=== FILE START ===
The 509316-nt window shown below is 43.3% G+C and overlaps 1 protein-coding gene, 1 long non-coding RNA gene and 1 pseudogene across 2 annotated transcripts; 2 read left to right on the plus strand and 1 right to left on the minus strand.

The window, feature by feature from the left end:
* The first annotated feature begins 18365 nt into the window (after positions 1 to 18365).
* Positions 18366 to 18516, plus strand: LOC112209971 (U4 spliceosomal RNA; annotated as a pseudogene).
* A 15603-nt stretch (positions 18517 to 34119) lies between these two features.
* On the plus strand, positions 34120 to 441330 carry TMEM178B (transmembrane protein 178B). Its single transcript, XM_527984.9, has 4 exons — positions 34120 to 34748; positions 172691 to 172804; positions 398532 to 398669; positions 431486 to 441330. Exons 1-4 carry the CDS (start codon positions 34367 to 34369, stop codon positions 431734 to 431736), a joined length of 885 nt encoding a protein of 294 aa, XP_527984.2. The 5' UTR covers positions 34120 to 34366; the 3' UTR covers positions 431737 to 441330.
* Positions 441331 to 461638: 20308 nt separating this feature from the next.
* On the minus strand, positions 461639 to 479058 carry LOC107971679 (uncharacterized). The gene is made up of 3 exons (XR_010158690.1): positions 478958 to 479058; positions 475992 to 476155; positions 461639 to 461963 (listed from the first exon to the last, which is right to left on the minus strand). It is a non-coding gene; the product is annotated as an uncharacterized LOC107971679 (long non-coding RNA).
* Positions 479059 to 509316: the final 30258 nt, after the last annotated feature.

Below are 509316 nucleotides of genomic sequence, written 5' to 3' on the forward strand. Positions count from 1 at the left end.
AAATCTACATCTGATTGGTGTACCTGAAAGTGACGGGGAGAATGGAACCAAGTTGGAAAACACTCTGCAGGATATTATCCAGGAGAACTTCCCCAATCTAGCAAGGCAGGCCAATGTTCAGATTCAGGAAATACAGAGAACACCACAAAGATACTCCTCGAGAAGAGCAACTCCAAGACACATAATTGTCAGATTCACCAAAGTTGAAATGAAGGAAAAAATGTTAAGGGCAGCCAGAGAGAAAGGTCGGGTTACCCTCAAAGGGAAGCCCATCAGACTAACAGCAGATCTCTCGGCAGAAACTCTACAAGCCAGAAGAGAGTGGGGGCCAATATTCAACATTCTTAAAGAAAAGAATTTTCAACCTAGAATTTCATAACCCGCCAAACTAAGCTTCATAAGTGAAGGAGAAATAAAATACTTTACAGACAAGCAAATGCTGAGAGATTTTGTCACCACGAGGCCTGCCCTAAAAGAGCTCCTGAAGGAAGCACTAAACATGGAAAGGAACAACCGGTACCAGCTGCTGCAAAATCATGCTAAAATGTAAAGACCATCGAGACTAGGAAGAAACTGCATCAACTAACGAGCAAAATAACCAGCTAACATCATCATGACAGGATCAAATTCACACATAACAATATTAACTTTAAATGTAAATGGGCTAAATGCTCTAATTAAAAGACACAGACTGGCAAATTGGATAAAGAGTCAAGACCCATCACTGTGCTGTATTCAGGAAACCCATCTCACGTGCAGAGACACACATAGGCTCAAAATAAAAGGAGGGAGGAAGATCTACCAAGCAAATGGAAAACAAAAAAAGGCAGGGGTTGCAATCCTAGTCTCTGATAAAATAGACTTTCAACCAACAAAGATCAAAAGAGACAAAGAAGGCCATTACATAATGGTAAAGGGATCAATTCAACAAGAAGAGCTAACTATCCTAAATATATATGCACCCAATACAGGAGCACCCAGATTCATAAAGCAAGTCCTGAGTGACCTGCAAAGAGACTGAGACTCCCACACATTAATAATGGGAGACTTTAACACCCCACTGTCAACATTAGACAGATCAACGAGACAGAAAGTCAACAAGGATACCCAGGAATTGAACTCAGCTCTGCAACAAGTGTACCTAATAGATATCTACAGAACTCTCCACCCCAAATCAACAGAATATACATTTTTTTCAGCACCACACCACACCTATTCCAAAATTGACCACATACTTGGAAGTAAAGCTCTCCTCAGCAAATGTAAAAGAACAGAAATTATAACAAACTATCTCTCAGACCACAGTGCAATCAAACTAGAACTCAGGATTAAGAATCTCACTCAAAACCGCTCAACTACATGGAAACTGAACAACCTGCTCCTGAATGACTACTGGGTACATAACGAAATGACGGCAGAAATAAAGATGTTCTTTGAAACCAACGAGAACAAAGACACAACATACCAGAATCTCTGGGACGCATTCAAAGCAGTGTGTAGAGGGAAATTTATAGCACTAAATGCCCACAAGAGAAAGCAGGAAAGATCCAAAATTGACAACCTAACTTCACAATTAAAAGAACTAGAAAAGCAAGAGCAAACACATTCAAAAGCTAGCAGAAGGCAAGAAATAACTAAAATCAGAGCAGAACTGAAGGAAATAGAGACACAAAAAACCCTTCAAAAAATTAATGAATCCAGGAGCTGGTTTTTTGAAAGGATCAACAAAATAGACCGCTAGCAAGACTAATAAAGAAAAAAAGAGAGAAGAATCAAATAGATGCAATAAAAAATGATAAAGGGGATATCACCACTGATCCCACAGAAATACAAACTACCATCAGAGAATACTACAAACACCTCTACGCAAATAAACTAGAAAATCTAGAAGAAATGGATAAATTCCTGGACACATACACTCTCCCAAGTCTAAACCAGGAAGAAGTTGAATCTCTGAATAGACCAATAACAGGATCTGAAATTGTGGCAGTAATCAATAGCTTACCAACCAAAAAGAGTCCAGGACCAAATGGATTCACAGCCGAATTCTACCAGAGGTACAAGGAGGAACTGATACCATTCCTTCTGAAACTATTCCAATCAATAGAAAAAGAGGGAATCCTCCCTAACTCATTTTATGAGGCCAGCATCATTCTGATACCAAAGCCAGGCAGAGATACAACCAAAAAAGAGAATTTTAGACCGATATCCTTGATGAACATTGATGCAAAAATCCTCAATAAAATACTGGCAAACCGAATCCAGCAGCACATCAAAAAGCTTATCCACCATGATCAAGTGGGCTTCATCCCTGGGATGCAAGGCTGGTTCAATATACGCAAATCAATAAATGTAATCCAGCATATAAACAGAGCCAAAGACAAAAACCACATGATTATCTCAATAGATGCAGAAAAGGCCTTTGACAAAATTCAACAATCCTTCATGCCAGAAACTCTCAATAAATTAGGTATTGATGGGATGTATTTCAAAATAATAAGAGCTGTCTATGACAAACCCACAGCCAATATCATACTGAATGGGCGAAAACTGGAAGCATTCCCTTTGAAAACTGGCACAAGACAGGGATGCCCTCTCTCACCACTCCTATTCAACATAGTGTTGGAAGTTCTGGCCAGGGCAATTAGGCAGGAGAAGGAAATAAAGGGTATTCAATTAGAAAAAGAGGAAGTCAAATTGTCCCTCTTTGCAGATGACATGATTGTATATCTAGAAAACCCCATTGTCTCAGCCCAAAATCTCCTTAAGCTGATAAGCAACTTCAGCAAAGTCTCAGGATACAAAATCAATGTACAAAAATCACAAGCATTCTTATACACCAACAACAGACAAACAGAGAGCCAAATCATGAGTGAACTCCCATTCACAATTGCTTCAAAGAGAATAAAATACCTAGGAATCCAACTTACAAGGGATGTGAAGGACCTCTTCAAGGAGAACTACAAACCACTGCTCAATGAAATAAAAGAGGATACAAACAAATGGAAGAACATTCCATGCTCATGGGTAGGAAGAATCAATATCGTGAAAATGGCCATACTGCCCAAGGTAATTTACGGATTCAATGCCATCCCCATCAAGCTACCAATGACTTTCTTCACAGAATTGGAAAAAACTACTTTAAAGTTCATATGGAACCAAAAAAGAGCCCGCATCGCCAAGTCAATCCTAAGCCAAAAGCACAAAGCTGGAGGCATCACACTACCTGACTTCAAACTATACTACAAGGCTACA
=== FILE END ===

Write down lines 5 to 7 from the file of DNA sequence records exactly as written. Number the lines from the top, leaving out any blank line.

* A 15603-nt stretch (positions 18517 to 34119) lies between these two features.
* On the plus strand, positions 34120 to 441330 carry TMEM178B (transmembrane protein 178B). Its single transcript, XM_527984.9, has 4 exons — positions 34120 to 34748; positions 172691 to 172804; positions 398532 to 398669; positions 431486 to 441330. Exons 1-4 carry the CDS (start codon positions 34367 to 34369, stop codon positions 431734 to 431736), a joined length of 885 nt encoding a protein of 294 aa, XP_527984.2. The 5' UTR covers positions 34120 to 34366; the 3' UTR covers positions 431737 to 441330.
* Positions 441331 to 461638: 20308 nt separating this feature from the next.